Time to learn AI and data science
Artificial intelligence is affecting everything from automobiles to health care to home automation and even sports. It's also going to have a measurable impact on software development, with developers becoming more like data scientists, an AI official with Nvidia believes.
Source: Paul Krill
AI and deep learning will mean changes in how software is written, said Jim McHugh, vice president and general manager for Nvidia's DGX-1 supercomputer, which is used in deep learning and accelerated analytics. The long-standing paradigm of developers spending months simply writing features will change, he explained.
With the advent of AI, data is incorporated to create the insight for software. "We're using data to train the software to make it more intelligent," said McHugh. Data will drive the software release because the data is going to give the software the ability to interact.
While parameters like interface and application flow will still be needed, data will drive the feature set in decisions on how the software evolves. Releases will be based on the software being trained to another level; updates will be based on new data sets and experiences.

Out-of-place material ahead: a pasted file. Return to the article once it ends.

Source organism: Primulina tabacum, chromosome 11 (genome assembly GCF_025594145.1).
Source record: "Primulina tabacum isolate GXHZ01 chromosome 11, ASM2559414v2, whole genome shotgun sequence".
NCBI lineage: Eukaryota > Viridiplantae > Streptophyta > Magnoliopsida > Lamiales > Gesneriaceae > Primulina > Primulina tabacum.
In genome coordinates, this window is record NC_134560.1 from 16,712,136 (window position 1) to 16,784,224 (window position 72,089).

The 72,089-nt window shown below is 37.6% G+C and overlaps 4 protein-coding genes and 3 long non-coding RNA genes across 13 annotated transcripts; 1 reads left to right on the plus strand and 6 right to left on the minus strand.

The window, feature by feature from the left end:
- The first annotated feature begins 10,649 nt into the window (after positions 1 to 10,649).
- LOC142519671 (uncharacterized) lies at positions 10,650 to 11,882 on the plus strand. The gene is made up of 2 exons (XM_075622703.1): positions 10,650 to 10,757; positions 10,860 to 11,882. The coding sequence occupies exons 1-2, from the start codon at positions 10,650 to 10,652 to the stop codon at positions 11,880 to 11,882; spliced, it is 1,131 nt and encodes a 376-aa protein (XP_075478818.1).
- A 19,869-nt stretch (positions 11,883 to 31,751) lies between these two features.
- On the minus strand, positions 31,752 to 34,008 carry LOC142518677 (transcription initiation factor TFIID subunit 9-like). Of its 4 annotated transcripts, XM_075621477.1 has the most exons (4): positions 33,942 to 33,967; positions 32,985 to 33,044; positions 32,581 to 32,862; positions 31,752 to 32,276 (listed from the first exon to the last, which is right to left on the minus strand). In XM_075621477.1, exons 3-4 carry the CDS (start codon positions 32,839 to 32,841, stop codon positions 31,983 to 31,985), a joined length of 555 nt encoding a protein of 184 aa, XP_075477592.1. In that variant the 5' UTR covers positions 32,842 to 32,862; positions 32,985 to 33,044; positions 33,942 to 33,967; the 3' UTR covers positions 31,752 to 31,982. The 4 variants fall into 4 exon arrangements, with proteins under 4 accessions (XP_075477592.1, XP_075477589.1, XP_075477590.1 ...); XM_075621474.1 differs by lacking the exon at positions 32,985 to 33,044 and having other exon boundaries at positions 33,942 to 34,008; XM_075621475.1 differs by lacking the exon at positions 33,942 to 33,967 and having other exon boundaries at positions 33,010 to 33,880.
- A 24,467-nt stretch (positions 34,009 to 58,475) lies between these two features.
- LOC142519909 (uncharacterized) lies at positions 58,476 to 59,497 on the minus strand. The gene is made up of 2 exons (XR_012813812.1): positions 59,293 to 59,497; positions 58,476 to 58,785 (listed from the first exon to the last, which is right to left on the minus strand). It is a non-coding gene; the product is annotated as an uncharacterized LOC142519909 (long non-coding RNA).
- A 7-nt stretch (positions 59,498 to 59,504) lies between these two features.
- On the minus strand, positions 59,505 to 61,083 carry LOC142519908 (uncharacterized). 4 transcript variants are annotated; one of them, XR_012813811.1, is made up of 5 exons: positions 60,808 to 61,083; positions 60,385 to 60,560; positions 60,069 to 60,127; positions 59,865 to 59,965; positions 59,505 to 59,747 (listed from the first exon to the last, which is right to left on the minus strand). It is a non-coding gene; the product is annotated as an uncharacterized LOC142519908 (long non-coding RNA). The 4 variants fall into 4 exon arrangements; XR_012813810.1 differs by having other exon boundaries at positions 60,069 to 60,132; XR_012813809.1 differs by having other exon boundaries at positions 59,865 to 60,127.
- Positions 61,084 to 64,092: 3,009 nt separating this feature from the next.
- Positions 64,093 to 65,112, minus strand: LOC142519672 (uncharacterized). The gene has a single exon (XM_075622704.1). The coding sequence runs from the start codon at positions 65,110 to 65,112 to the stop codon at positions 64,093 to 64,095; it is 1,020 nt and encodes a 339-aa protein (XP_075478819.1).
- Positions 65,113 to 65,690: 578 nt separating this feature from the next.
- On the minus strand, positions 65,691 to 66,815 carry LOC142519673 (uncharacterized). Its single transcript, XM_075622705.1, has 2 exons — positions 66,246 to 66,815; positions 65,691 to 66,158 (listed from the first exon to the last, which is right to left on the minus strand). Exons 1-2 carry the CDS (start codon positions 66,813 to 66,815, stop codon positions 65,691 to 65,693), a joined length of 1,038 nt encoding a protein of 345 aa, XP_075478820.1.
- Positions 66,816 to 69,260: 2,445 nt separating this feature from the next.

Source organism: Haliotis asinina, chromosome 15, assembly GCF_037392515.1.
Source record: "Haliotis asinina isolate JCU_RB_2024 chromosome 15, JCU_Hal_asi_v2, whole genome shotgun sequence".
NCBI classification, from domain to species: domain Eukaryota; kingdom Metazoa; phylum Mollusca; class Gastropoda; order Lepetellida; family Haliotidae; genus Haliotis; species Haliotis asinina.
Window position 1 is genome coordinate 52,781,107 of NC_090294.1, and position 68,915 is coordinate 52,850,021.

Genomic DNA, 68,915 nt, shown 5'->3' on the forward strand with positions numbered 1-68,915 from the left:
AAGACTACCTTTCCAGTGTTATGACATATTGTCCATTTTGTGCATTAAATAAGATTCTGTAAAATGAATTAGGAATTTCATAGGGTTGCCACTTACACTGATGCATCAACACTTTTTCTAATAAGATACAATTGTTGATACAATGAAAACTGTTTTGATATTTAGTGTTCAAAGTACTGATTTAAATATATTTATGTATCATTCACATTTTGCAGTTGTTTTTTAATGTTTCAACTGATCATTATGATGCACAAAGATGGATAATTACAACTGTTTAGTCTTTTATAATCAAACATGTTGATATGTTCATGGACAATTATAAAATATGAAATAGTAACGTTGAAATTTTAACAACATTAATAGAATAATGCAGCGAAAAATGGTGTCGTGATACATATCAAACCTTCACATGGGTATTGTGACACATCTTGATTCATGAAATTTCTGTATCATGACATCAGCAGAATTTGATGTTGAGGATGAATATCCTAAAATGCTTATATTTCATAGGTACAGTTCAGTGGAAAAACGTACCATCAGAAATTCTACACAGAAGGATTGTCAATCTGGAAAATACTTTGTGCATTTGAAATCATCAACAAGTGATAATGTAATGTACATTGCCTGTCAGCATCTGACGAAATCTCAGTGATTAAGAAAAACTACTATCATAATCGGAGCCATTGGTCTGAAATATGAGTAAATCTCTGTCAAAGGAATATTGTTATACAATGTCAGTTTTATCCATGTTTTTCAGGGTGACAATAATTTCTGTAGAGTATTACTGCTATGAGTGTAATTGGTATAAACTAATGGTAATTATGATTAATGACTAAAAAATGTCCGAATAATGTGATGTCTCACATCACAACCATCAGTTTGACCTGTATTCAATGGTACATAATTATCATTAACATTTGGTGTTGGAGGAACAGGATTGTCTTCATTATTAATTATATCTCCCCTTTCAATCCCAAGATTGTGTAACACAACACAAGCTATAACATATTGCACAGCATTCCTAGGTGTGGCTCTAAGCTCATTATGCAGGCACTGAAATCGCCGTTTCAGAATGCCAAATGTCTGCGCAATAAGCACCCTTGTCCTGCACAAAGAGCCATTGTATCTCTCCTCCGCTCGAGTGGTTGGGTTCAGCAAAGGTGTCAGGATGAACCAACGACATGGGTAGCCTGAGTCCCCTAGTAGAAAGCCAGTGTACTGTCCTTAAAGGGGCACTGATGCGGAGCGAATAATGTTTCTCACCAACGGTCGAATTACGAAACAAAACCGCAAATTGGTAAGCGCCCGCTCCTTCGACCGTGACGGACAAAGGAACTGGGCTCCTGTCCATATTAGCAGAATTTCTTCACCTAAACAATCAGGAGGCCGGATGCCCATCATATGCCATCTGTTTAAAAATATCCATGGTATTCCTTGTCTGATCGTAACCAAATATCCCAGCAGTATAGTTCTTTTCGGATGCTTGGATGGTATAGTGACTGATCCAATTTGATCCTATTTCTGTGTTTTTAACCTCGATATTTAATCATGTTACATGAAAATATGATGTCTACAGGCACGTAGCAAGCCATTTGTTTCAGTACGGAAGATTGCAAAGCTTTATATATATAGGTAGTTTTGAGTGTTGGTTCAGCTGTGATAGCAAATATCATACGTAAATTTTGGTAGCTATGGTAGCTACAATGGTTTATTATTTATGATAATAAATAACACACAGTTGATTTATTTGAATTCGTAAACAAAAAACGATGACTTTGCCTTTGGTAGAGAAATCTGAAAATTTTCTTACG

There has been speculation about smart machines reducing the demand for coders, but McHugh emphasized there will be a need for coders with different skills. Developers will curate the data and take software through the process of learning by itself, writing Python scripts, perhaps, to interact with software. "Coders are going to change their skill sets," with more data science and AI skills, McHugh said.
Aside from its impacts on software development, McHugh said at the recent Global Artificial Intelligence Conference in Silicon Valley that AI would impact the internet of things (IoT), providing intelligent applications to work with IoT devices and process the collected data. He also emphasized AI's impact in areas like driving, with cars taught to drive themselves and becoming aware of the environment around them. "It has to perceive all this information," such as what cars are near it and whether it can weave in and out of traffic, he noted. In the health care field, meanwhile, artificial intelligence will be deployed in advanced diagnostics, McHugh added.